WASHINGTON -- The Supreme Court, in the term that began Monday, will rule on at least two disputes that could have a major impact on how employees fight alleged mistreatment by their employers.
In the two cases, to be heard later this fall, the justices will consider who constitutes a "supervisor" for whose harassing actions an employer can be hold responsible and whether employers can cut off possible class actions by offering full settlements to the initial plaintiff.
Vance v. Ball State University asks precisely who counts as a "supervisor" in a workplace setting. Prior Supreme Court cases have held that an employer can be held liable for harassment or related retaliation by one of its supervisors under the Fair Labor Standards Act. The question is how much authority an employee needs to be considered a "supervisor" -- enough to hire, fire, promote, demote or discipline the victim or just enough to manage the victim's daily work.
Lower courts have split on the issue. Some have decided that people don't have the legal right to sue their employers because they suffered harassment at the hands of a person who lacked the power to fire or demote them.
Other courts have seen it differently, ruling that people who are vested with what the Equal Employment Opportunity Commission calls the authority to "direct and oversee their victim's daily work" count as supervisors. Thus, their employers can be held liable for their bad acts under Title VII of the 1964 Civil Rights Act.
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In the case before the Supreme Court, Maetta Vance alleges that Saundra Davis, her co-worker in Ball State's catering department, threatened, slapped and directed racial insults at her. According to Vance's Supreme Court brief, Davis, who outranked her, had "authority to direct Vance's and other employees' work."
At the time, Vance was the only African-American employee on the Muncie, Ind., university's catering staff. She alleges that Davis and another employee, Connie McVicker, "created an environment of physical intimidation and racial harassment." After Davis allegedly slapped her, Vance claims Davis cornered her in an elevator and threatened her, saying, "I'll do it again." Davis also allegedly used terms like "Buckwheat" and "Sambo." Vance claims that McVicker "regularly" used a highly offensive racial slur to refer to Vance and to the black students at Ball State. Vance also alleges that McVicker "openly boasted of her family's connections to the Ku Klux Klan."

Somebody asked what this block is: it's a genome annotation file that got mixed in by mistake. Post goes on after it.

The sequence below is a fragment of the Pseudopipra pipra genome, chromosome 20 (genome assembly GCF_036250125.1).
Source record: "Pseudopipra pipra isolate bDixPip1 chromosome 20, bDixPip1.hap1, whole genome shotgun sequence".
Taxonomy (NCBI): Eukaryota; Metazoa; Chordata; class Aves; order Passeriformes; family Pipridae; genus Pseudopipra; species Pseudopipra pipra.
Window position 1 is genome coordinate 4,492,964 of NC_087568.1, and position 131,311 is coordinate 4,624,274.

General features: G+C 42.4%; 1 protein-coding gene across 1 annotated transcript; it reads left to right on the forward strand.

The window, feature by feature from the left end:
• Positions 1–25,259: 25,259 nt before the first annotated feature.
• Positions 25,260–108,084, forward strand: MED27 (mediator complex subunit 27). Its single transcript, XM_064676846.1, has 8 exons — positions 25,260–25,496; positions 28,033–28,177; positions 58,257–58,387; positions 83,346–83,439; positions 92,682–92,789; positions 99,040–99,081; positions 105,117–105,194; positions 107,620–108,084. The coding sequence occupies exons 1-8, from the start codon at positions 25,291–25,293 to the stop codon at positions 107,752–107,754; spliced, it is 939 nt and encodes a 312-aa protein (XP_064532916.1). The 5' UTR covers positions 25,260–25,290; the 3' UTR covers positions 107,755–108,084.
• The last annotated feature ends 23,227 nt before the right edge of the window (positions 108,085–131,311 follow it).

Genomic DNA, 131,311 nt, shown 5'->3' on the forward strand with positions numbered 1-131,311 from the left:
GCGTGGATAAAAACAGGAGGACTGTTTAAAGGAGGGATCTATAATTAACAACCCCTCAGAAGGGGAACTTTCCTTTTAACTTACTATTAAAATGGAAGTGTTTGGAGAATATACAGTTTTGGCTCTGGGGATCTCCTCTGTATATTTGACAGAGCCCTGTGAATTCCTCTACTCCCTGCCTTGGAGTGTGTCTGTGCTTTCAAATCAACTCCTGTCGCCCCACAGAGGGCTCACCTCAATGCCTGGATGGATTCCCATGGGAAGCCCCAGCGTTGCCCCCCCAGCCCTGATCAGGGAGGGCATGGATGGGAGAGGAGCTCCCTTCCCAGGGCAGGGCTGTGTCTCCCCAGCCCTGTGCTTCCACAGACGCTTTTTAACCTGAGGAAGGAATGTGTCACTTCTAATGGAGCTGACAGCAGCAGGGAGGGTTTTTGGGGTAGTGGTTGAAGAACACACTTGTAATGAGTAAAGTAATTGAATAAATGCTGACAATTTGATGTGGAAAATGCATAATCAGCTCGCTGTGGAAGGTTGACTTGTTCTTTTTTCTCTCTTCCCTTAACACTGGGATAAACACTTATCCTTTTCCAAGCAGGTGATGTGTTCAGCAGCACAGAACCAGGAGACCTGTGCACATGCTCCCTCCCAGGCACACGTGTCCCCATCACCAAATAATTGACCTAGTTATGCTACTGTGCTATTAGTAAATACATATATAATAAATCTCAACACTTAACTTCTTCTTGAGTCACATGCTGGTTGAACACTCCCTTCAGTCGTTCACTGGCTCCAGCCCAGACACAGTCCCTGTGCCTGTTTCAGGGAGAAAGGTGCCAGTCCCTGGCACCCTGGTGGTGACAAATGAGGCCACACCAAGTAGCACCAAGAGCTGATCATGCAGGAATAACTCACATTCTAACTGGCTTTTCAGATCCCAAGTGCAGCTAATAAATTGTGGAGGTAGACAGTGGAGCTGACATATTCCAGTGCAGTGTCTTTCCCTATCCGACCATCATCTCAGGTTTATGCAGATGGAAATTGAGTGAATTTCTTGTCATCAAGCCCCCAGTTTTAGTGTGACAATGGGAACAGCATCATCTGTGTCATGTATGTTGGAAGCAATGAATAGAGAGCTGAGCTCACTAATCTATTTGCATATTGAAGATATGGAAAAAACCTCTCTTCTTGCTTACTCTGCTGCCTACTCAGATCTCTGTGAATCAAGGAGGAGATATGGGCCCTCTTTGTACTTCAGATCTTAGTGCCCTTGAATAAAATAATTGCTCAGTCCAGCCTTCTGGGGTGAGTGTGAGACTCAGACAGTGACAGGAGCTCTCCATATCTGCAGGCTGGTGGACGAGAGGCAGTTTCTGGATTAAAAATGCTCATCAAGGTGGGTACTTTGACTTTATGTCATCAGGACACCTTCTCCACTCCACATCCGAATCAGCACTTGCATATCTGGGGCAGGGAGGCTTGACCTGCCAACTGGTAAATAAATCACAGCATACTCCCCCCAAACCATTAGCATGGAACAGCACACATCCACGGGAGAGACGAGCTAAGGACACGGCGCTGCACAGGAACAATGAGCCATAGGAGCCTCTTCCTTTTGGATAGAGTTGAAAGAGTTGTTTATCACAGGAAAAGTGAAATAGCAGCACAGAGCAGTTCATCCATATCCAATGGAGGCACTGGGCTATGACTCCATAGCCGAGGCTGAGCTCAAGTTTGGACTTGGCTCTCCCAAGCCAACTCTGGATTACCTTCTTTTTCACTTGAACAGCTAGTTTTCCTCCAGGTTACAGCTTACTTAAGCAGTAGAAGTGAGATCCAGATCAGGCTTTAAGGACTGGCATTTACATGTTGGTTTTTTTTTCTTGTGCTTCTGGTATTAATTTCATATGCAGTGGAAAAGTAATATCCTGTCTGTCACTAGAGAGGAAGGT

In fact, Indiana has a long history of Ku Klux Klan activity. As recently as 2010, the FBI investigated a case there in which a six-foot-tall cross was burned on the lawn of a white couple who had adopted a black child.
The Supreme Court oral arguments in Vance v. Ball State are scheduled for Nov. 26.
The second employment case deals with "collective" lawsuits under the Fair Labor Standards Act. At issue is whether an employer's offer to satisfy all of the initial individual plaintiff's claims effectively ends the suit, thereby preventing the plaintiff from seeking to turn her single case into a collective case such as a class action.
In Genesis Healthcare Corp. v. Symczyk, Philadelphia nurse Laura Symczyk alleges that the company violated overtime laws for years by deducting from her pay a full 30 minutes for lunch even when she didn't take 30 minutes to eat and get back to work. Before Symczyk could formally ask the court to certify her case as a collective action, the company offered her a full settlement of her individual claims -- $7,500 plus costs. Instead of settling, she began the proceedings to create a collective action.
At the Supreme Court, Genesis Healthcare argues that its offer of a full settlement for Symczyk resolves the case. Business groups like the U.S. Chamber of Commerce agree. The Chamber's litigation arm asserts in its amicus brief that companies settle cases like this precisely to avoid them turning into class action suits, which can produce onerous jury awards of millions of dollars on behalf of thousands of employees.
Symczyk's lawyers, however, argued successfully in lower courts that unless workers can keep the door open to potential collective status, employers could essentially "pick off" potential plaintiffs by offering them settlements one by one before the judge could certify any collective case.
This case also has enormous potential ramifications for lawyers who specialize in class action lawsuits. The huge awards can mean huge attorney fees, so the lawyers have a vested interest in letting them go forward even if settlements have been offered.
Oral argument in Genesis Healthcare v. Symczyk is set for Dec. 3.
The Supreme Court will most likely decide both cases by the end of its term in June 2013. In the meantime, it may add other workplace issues to the docket.
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